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Kirsten Tranter

Kirsten Tranter

Kirsten Tranter grew up in Sydney and now lives in the San Francisco Bay Area. She is the author of three novels, including Hold (2016), longlisted for the Miles Franklin Award. Her first novel, The Legacy, was praised by The Guardian as ‘a seductive contemporary literary thriller… a knowing, classy debut’ and was a Kirkus Review début novel of the year; it was shortlisted for the ALS Gold Medal and the ABIA literary fiction award, and longlisted for the Miles Franklin award. Kirsten completed a PhD in English Literature at Rutgers University in 2008, and publishes essays, journalism, and literary criticism. She is a founder of the Stella Prize for Australian women’s writing.

Kirsten Tranter reviews 'I Am Homeless If This Is Not My Home' by Lorrie Moore

September 2023, no. 457 25 August 2023
Grief and love in America are the subjects of Lorrie Moore’s new novel, which is part surreal road trip, part love story, and partly made of letters from a woman to her late sibling. Finn, a school teacher suspended for some of his unorthodox ideas about history, attends the bedside of his dying brother, Max, but is then drawn away by his fatal attraction to a suicidal ex-lover, Lily, right arou ... (read more)

Kirsten Tranter reviews 'Nothing Bad Ever Happens Here' by Heather Rose

November 2022, no. 448 25 October 2022
The Tasmanian childhood recounted by Heather Rose sounds idyllic, to the point of being suspect, a too-perfect vision of wholesome family life. ‘We do not own a television. Books and games, music and friends, the radio and the outdoors are our entertainment,’ she writes. In this paradise of neighbourly trust, ‘no-one locks their doors. We are welcome in everyone’s houses.’ Rose remembers ... (read more)

Kirsten Tranter reviews 'Piranesi' by Susanna Clarke

October 2020, no. 425 24 September 2020
It is day one hundred and seventeen of the official ‘Shelter in Place’ order in Berkeley, California, when I finish Susanna Clarke’s surreal, heartbreaking novel Piranesi, having rationed the final pages over several days. There is something about lockdown and its strange effects on the mind that makes every text seem like a code for the situation of quarantine, every story an allegory of c ... (read more)

Kirsten Tranter reviews 'A Theatre for Dreamers' by Polly Samson

May 2020, no. 421 27 April 2020
For anyone feeling stir-crazy after weeks cooped up in self-isolation, A Theatre for Dreamers offers an appealing escape, a virtual vacation on the Greek island of Hydra. Dive into these pages and you can swim vicariously in a perfect horseshoe-shaped bay, dry off in the summer sun, admire countless young, scantily clad men and women, and end the day with a glass of retsina while you watch the moo ... (read more)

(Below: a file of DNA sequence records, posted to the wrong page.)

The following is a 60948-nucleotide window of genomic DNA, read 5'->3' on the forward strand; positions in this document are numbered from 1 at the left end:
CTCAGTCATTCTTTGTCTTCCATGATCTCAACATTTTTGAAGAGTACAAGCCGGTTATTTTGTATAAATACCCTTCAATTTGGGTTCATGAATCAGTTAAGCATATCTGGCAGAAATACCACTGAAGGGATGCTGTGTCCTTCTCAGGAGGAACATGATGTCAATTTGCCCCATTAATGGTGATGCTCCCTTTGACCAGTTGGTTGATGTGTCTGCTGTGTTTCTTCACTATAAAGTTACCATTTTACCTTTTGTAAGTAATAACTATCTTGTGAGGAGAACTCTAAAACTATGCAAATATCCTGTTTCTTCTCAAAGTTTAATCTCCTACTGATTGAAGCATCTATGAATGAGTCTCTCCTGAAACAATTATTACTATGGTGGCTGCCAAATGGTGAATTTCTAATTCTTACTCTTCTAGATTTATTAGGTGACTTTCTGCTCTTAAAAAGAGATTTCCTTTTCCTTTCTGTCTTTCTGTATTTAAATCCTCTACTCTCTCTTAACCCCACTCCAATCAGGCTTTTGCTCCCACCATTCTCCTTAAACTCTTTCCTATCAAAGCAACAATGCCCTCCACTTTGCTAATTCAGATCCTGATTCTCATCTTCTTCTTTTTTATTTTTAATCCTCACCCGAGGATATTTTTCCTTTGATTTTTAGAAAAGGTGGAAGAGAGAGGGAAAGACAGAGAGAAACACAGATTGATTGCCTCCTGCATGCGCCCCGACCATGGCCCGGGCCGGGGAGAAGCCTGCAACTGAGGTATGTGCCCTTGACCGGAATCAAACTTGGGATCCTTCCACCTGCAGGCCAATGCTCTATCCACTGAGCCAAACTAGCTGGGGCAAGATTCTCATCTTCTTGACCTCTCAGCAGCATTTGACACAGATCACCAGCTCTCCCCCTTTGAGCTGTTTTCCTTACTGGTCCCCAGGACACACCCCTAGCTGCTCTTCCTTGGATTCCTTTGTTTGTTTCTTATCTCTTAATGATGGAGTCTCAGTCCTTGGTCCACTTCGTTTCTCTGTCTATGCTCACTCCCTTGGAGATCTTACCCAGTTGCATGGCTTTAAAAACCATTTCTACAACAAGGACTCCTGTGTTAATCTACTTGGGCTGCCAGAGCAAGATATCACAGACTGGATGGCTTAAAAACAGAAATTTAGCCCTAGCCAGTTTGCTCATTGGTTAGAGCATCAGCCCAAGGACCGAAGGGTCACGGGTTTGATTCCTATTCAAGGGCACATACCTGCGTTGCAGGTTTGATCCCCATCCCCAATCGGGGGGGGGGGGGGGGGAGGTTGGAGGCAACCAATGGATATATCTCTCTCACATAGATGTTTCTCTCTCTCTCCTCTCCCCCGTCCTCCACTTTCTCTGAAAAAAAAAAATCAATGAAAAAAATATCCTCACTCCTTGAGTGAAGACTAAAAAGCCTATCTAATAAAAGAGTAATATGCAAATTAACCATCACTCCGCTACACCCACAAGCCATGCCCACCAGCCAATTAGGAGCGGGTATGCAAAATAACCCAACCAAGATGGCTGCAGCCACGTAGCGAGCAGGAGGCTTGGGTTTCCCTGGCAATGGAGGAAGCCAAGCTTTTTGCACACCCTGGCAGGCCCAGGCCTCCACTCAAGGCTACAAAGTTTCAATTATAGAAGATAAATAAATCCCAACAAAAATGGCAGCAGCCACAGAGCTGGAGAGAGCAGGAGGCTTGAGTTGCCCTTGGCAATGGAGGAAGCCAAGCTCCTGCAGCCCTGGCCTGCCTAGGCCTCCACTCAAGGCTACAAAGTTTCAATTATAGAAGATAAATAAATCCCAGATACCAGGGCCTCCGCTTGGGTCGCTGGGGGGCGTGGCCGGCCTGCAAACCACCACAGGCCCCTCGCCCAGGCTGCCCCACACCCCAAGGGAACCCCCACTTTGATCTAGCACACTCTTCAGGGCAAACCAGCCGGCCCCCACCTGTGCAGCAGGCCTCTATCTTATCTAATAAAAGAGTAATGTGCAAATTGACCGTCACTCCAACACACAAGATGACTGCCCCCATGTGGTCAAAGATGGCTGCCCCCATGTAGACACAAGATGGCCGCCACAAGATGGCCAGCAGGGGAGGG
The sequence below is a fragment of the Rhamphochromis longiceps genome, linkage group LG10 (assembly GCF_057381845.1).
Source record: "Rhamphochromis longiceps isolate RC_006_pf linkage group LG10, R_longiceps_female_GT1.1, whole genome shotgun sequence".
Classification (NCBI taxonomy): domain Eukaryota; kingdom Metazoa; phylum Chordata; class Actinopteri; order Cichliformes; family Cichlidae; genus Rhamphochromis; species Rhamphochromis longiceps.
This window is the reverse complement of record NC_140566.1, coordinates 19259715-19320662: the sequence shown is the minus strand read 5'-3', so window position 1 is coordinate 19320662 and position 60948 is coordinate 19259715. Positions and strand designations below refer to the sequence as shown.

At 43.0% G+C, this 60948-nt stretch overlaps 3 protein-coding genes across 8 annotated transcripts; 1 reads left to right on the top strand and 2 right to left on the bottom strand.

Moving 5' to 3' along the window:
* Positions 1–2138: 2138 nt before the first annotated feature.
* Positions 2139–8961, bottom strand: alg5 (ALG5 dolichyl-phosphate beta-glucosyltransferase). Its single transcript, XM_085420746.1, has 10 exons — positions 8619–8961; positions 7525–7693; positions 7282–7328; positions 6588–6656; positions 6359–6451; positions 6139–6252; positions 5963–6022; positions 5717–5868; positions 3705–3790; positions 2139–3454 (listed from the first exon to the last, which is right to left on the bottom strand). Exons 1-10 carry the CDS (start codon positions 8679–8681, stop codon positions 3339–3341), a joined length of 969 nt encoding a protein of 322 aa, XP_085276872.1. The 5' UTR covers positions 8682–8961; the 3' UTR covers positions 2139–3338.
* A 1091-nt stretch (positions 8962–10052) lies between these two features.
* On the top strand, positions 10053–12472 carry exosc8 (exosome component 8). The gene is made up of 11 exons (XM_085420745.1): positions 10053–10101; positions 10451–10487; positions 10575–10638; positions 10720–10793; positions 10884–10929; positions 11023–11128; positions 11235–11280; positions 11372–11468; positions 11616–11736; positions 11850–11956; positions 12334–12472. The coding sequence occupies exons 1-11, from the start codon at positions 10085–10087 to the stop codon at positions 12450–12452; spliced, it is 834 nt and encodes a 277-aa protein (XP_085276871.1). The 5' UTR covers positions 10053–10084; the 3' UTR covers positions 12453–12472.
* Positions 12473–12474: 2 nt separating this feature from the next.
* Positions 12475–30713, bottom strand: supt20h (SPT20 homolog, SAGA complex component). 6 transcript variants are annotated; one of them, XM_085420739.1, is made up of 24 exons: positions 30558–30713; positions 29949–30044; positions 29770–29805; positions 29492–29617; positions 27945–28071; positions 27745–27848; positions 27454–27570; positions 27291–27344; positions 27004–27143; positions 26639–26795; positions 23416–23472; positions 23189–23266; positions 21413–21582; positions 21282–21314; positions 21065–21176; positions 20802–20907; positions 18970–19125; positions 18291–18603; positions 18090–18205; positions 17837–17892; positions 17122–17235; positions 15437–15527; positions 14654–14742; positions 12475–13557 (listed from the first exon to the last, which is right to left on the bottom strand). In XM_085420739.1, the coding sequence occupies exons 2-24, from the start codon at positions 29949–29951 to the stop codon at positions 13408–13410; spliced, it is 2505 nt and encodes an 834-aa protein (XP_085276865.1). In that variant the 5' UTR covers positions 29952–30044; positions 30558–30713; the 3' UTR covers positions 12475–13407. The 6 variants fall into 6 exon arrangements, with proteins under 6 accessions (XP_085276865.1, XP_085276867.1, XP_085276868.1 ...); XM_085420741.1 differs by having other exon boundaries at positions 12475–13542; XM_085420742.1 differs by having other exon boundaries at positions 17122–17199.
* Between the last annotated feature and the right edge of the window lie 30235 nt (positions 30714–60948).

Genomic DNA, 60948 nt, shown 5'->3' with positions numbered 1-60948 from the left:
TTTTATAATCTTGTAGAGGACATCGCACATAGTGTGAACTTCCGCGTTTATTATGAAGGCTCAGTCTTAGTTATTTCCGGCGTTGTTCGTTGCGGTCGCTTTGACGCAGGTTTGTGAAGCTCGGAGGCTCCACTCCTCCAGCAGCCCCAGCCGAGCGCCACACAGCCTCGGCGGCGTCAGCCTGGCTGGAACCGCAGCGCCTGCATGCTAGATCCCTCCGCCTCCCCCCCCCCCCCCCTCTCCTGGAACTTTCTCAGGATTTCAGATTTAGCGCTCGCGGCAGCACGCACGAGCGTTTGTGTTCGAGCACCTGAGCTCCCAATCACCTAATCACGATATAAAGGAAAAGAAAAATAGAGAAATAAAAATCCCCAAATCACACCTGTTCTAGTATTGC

Kirsten Tranter reviews 'The Good Turn' by Dervla McTiernan

April 2020, no. 420 20 March 2020
Dervla McTiernan’s third novel consolidates her standing as a star of Irish detective fiction, following her breakout début, The Rúin (2018), and its follow-up, The Scholar (2019), all featuring Detective Sergeant Cormac Reilly. Dublin dominates the imagination of Irish crime writing, but McTiernan’s stories centre around the western city of Galway and the small towns that surround it, plac ... (read more)

Kirsten Tranter reviews 'Kudos' by Rachel Cusk

August 2018, no. 403 25 July 2018
Kudos concludes the extraordinary trilogy that began with Outline (2014) and Transit (2016). Following the distinctive format of the first two books, Kudos is structured by a series of conversations between the narrator (a writer named Faye, who seems to be a barely disguised version of Cusk) and various interlocutors, in which the narrator herself speaks barely at all. As before, there is nothing ... (read more)

2018 Calibre Essay Prize (runner-up): 'Once Again: Outside in the House of Art'

May 2018, no. 401 26 April 2018
The setting is a gorgeous, somewhat decayed, many-roomed Georgian mansion in upstate New York, near the Hudson, in 2012. Nine screens placed around a darkened gallery space each show a room of the house, most of them occupied by a person and a musical instrument: a willowy woman in a slip on a chaise longue, arms wrapped around a cello; a dark-skinned man seated at an ornate desk leaning intently ... (read more)